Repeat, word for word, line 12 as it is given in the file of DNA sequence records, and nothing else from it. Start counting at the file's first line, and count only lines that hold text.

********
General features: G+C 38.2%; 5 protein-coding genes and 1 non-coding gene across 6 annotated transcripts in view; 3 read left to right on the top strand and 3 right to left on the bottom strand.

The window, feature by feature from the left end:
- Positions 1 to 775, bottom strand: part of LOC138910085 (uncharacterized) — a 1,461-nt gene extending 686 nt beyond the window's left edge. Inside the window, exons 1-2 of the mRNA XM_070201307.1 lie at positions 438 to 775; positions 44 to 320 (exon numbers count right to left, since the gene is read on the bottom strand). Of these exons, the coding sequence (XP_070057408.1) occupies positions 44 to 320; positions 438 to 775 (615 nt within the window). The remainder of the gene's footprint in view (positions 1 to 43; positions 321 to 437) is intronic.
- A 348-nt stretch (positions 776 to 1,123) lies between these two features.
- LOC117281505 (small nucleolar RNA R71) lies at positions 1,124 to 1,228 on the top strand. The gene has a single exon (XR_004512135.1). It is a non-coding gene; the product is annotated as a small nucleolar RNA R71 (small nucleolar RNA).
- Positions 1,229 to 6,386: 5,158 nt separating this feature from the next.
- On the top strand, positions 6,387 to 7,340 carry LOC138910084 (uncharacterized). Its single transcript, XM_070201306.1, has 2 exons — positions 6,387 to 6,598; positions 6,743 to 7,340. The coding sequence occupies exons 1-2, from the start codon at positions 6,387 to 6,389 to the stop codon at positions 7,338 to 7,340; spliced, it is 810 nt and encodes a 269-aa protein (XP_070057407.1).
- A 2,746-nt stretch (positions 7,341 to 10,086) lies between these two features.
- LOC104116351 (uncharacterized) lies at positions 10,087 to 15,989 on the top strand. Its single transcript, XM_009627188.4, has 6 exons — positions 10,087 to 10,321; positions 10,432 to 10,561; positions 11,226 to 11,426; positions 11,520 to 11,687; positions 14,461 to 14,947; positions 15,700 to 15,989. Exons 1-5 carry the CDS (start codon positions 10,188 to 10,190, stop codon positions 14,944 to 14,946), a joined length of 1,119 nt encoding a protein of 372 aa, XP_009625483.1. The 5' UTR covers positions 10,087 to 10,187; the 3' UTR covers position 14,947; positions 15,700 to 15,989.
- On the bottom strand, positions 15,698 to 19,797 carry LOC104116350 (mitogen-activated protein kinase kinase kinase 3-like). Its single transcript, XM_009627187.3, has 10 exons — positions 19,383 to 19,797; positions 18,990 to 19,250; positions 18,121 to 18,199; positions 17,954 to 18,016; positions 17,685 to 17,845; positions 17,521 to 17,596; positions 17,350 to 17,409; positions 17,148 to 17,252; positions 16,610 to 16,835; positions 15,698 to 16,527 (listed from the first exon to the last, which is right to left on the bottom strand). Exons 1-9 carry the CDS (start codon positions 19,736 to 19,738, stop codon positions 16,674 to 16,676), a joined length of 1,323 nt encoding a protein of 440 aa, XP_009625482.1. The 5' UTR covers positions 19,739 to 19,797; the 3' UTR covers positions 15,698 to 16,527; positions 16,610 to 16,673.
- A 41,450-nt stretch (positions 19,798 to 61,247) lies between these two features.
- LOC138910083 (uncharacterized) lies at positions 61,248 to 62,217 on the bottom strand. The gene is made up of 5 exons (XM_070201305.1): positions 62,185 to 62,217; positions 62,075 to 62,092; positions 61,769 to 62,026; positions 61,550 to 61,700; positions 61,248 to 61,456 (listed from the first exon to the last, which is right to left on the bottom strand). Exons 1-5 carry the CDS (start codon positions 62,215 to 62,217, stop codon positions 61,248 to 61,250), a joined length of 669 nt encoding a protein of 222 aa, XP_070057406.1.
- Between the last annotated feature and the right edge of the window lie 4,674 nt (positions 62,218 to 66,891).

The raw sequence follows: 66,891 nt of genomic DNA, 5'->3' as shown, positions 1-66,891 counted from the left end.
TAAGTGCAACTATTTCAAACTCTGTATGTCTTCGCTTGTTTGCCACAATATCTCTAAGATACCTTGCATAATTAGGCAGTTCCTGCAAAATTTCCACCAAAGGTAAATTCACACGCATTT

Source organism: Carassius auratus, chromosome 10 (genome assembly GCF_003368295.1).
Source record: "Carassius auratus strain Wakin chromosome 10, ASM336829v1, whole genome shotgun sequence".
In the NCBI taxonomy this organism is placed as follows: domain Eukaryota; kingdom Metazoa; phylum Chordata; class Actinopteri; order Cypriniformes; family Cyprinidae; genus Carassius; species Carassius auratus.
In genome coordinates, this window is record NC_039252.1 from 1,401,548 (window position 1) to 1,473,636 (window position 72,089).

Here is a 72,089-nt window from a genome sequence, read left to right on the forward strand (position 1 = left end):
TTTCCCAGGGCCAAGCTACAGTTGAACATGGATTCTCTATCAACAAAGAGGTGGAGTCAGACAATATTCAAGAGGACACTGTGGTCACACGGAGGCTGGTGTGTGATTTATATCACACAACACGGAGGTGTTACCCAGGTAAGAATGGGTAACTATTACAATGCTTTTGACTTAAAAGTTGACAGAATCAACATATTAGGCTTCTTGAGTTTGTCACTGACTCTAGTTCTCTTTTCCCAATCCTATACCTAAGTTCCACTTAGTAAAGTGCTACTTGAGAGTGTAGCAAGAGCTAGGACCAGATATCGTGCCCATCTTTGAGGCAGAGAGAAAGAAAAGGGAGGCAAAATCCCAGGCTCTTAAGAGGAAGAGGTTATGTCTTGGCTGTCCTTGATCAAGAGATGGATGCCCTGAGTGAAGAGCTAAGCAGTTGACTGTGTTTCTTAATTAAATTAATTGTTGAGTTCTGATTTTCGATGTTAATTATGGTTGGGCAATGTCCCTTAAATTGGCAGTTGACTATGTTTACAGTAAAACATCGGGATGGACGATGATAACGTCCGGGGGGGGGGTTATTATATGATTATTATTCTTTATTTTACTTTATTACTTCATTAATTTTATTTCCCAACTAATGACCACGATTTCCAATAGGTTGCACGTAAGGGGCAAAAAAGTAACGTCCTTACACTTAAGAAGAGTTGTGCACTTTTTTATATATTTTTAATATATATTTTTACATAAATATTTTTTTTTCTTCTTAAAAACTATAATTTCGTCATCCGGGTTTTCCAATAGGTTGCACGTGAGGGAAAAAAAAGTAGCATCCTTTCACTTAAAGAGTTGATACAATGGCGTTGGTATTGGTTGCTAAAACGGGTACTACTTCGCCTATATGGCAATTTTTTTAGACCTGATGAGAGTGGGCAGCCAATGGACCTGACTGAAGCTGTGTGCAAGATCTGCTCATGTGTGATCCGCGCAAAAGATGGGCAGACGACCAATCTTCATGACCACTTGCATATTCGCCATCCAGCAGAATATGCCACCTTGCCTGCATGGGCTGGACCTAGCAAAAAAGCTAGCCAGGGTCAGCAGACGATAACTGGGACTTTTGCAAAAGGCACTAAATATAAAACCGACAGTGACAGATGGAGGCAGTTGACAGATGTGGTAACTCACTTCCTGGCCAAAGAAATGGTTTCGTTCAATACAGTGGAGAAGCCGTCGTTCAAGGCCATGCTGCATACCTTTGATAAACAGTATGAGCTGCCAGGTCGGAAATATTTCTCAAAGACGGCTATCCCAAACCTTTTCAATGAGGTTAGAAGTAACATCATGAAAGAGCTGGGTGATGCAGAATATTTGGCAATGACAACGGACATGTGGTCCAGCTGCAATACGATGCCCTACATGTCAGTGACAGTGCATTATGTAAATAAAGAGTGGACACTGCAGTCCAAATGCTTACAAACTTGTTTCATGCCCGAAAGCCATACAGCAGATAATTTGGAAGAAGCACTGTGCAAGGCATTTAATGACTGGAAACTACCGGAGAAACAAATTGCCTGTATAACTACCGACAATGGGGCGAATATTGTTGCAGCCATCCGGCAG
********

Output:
- LOC138910083 (uncharacterized) lies at positions 61,248 to 62,217 on the bottom strand. The gene is made up of 5 exons (XM_070201305.1): positions 62,185 to 62,217; positions 62,075 to 62,092; positions 61,769 to 62,026; positions 61,550 to 61,700; positions 61,248 to 61,456 (listed from the first exon to the last, which is right to left on the bottom strand). Exons 1-5 carry the CDS (start codon positions 62,215 to 62,217, stop codon positions 61,248 to 61,250), a joined length of 669 nt encoding a protein of 222 aa, XP_070057406.1.